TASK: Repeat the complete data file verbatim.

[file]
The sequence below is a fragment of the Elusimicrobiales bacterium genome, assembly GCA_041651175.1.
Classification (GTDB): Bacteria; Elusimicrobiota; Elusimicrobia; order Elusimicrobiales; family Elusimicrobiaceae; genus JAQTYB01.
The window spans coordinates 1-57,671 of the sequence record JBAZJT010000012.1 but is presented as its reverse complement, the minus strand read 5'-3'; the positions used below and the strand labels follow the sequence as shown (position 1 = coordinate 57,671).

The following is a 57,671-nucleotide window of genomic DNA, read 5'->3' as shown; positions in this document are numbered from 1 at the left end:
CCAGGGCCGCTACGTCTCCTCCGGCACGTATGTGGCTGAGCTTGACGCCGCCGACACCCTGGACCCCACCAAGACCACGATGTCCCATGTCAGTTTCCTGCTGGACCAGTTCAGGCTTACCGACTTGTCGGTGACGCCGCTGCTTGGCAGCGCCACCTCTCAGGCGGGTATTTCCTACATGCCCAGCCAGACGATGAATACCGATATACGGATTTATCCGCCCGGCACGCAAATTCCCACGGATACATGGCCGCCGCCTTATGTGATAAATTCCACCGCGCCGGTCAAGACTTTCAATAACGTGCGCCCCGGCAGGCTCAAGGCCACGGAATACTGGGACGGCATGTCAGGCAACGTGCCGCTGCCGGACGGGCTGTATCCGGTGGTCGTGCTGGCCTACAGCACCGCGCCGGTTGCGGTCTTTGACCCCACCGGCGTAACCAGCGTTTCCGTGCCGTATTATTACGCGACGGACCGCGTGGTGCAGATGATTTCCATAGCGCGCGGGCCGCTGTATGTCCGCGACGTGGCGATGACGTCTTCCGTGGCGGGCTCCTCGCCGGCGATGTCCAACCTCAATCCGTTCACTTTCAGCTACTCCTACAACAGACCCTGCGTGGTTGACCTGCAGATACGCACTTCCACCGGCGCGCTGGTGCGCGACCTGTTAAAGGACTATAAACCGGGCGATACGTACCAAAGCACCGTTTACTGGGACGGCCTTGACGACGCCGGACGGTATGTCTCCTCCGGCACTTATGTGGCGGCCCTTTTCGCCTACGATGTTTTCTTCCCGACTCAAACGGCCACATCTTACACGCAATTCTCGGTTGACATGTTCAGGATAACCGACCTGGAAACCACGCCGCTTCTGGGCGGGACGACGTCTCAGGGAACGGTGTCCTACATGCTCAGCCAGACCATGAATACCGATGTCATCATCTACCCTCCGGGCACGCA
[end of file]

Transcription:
The sequence below is a fragment of the Elusimicrobiales bacterium genome, assembly GCA_041651175.1.
Classification (GTDB): Bacteria; Elusimicrobiota; Elusimicrobia; order Elusimicrobiales; family Elusimicrobiaceae; genus JAQTYB01.
The window spans coordinates 1-57,671 of the sequence record JBAZJT010000012.1 but is presented as its reverse complement, the minus strand read 5'-3'; the positions used below and the strand labels follow the sequence as shown (position 1 = coordinate 57,671).

The following is a 57,671-nucleotide window of genomic DNA, read 5'->3' as shown; positions in this document are numbered from 1 at the left end:
CCAGGGCCGCTACGTCTCCTCCGGCACGTATGTGGCTGAGCTTGACGCCGCCGACACCCTGGACCCCACCAAGACCACGATGTCCCATGTCAGTTTCCTGCTGGACCAGTTCAGGCTTACCGACTTGTCGGTGACGCCGCTGCTTGGCAGCGCCACCTCTCAGGCGGGTATTTCCTACATGCCCAGCCAGACGATGAATACCGATATACGGATTTATCCGCCCGGCACGCAAATTCCCACGGATACATGGCCGCCGCCTTATGTGATAAATTCCACCGCGCCGGTCAAGACTTTCAATAACGTGCGCCCCGGCAGGCTCAAGGCCACGGAATACTGGGACGGCATGTCAGGCAACGTGCCGCTGCCGGACGGGCTGTATCCGGTGGTCGTGCTGGCCTACAGCACCGCGCCGGTTGCGGTCTTTGACCCCACCGGCGTAACCAGCGTTTCCGTGCCGTATTATTACGCGACGGACCGCGTGGTGCAGATGATTTCCATAGCGCGCGGGCCGCTGTATGTCCGCGACGTGGCGATGACGTCTTCCGTGGCGGGCTCCTCGCCGGCGATGTCCAACCTCAATCCGTTCACTTTCAGCTACTCCTACAACAGACCCTGCGTGGTTGACCTGCAGATACGCACTTCCACCGGCGCGCTGGTGCGCGACCTGTTAAAGGACTATAAACCGGGCGATACGTACCAAAGCACCGTTTACTGGGACGGCCTTGACGACGCCGGACGGTATGTCTCCTCCGGCACTTATGTGGCGGCCCTTTTCGCCTACGATGTTTTCTTCCCGACTCAAACGGCCACATCTTACACGCAATTCTCGGTTGACATGTTCAGGATAACCGACCTGGAAACCACGCCGCTTCTGGGCGGGACGACGTCTCAGGGAACGGTGTCCTACATGCTCAGCCAGACCATGAATACCGATGTCATCATCTACCCTCCGGGCACGCA